R. S. Kirby (1820), Kirby's Wonderful and Scientific Museum; p.263-9.
Sean B. Palmer
Account of the singular phenomenon commonly called ignis fatuus, Will-of-the-wisp, or Jack-o'-lantern.
These meteors are in fact nothing more than a real exhalation from the earth, as vaporous gas, or some other weaker substance, combined with the matter of light and heat, or even with both mixed, which has been elicited either from animal, vegetable, or mineral substances. They are at all times of a rare and subtle matter, and are mostly generated in low marshy plains, though, at times, but rarely, they may be seen on the tops of lofty mountainous tracts, where boggy springs are situated. The Editor has often seen them on Dartmoor and Exmoor, in Devon, and twice on the side of a mountain in the Highlands of Scotland. To the weak-minded and superstitious, they are a source of real terror; and, it is probably, they they have frequently seduced a timid and benighted traveller into the fangerous bogs and quagmires where themselves have been generated. Goldsmith, in his beautiful poem of the Hermit, alludes to this fact in the following couplet:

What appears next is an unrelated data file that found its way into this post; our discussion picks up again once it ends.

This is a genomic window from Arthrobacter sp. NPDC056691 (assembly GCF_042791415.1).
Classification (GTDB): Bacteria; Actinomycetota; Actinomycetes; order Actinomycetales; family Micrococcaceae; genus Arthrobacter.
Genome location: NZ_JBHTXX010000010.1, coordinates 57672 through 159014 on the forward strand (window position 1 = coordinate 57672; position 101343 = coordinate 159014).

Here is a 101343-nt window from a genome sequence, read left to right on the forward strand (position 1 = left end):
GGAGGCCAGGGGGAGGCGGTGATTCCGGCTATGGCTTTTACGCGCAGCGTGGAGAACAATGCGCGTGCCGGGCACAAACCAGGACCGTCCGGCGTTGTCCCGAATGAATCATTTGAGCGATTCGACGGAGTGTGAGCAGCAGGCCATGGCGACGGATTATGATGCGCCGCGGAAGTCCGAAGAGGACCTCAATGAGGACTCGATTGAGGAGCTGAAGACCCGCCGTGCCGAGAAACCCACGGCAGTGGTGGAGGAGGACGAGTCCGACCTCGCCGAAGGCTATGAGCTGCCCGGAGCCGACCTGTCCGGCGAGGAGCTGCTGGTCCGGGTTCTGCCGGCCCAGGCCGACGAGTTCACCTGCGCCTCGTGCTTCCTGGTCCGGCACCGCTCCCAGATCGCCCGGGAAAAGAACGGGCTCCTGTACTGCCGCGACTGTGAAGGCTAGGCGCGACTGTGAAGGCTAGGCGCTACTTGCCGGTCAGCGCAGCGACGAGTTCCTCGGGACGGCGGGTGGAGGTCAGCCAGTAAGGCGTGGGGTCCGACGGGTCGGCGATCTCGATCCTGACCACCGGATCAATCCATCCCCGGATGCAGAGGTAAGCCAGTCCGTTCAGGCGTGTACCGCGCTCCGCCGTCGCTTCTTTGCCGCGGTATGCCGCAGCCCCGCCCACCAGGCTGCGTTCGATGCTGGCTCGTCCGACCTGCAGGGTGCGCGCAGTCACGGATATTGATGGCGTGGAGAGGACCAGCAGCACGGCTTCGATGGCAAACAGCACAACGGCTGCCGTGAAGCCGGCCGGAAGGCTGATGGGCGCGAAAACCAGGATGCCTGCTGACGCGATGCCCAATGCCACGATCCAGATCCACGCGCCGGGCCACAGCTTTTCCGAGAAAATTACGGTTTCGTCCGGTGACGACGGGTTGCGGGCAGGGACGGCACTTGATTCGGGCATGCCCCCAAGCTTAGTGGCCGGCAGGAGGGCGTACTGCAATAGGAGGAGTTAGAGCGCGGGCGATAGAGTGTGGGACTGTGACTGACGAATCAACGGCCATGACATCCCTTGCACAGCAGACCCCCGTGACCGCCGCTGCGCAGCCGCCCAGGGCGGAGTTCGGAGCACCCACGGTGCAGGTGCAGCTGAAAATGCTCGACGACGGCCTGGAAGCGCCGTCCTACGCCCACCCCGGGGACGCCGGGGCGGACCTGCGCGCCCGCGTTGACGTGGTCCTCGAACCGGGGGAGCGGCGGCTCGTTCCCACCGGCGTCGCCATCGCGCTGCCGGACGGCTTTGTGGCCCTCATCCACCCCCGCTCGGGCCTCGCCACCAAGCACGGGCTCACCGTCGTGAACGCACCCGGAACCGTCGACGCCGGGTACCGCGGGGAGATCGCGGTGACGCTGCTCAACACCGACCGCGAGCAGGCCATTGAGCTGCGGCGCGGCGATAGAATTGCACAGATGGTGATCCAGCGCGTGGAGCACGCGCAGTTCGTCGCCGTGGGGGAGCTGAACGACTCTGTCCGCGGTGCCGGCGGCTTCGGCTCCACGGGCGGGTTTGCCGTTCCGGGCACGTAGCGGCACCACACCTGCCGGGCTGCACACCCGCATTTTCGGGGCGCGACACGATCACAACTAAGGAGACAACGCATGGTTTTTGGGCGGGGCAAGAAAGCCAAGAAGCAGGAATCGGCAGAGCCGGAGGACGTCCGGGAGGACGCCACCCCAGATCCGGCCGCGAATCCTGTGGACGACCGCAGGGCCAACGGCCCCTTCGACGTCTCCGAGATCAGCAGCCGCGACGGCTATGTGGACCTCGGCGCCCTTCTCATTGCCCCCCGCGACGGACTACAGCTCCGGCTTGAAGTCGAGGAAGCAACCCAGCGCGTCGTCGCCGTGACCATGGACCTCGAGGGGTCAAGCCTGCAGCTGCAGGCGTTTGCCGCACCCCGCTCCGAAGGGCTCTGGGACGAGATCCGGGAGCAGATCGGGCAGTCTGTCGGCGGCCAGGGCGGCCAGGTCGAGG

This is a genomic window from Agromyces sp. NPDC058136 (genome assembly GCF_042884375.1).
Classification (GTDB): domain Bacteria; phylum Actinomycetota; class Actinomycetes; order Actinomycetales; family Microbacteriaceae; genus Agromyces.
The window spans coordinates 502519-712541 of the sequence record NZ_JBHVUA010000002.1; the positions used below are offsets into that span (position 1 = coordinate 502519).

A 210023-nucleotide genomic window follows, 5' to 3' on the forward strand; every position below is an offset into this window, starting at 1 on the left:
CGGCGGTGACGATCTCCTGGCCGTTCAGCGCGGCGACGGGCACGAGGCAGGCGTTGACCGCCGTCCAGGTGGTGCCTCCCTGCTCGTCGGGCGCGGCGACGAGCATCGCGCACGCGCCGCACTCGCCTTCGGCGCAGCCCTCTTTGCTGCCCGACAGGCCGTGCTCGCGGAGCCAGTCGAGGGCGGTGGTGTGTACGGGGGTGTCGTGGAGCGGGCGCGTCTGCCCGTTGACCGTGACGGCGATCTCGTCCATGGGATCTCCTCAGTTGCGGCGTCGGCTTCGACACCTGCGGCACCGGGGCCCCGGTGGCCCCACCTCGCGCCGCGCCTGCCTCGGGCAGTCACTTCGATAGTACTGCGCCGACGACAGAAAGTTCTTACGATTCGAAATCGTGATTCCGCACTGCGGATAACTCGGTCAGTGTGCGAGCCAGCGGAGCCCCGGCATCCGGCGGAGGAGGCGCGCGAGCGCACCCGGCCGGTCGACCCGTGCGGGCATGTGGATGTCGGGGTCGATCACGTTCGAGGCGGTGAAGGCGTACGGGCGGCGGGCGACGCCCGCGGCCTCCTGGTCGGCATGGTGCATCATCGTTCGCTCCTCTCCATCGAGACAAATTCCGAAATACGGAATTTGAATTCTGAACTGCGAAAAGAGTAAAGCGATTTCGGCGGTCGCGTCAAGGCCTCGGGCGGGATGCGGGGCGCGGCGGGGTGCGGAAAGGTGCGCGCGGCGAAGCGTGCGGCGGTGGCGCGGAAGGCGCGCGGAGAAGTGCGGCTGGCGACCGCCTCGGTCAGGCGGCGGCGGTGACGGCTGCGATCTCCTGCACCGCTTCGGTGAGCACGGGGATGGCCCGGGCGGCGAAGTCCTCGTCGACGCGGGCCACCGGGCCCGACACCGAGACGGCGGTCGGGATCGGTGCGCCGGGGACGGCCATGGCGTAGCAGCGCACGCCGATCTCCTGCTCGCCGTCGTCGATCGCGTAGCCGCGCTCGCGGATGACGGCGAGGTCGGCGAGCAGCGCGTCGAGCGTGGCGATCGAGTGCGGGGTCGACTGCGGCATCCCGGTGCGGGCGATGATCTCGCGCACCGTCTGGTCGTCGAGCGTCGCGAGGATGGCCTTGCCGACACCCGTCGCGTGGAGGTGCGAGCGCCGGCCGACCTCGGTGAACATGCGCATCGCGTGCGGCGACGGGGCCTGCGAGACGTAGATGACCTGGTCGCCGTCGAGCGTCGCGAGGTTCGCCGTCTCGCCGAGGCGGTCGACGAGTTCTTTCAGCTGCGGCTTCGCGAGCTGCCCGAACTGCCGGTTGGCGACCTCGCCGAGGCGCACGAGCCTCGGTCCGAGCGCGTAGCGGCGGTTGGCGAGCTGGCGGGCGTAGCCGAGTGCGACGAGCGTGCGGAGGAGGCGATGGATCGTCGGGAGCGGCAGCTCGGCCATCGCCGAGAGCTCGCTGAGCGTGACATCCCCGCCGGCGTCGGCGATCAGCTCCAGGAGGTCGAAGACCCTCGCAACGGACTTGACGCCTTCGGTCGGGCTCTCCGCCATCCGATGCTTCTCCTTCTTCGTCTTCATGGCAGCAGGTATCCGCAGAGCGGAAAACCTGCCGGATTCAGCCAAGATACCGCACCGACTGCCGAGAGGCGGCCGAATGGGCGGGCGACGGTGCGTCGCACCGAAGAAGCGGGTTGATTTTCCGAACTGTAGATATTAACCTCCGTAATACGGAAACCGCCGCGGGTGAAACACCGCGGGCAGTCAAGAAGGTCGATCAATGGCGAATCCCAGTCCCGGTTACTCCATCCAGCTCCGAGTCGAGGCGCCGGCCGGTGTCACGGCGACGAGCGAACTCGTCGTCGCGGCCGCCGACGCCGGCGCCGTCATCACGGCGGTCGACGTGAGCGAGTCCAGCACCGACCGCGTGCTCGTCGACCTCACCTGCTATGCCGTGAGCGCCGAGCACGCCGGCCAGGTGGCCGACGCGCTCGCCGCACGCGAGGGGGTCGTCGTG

"Forbear, my son, the hermit cries,
To tempt the dang'rous gloom
For yonder faithless phantom flies,
To lure thee to thy doom."
The luminous exhalations are designated by the learned, Ignes Fatui, or Mock Fires—and by the vulgar, Will o'-the-Wisps, and Jack-o'-Lanterns; and when seen at sea, or near the coast, Mariners' Lights, or St. Helmo's Fires.
To account for the true cause of these singular appearances, has occupied much of the time and labour of the most skilful naturalists and philosophers in former times, but their explanations have not been attended with success. From the present state of knowledge of natural philosophy, we find it not difficult to be either given or comprehended, and we are not a little astonished to find our early philosophers travelling to Italy, and other parts, for documents which they might have found even near their own fire-side.
For the amusement of our readers, we shall extract some of their vague opinions from the Philosophical Transactions of their day:—The Rev. Mr. Dereham, and Sir Thomas Dereham, seen to have been the most successful in describing it. Mr. F. Willoughby and Mr. Ray, with others, think the Ignis Fatuus are only the shining of a great number of the male glow-worms in England. Others contend, that it must in Italy be the pyrustæ (a species of fly,) which are numerous in June and July, flying about at night-fall. Sir T. Dereham says, there pyrustæ are called lucciole, i.e. small lights, and that they are not the farfalls, as Mr. Ray thought, which are butterflies. The Rev. Mr. Dereham has reason to think, that insects are not concerned in the ignes fatui, from the following observations, the first made by himself, and the others received from Italy, by the favour of Sir Thomas Dereham.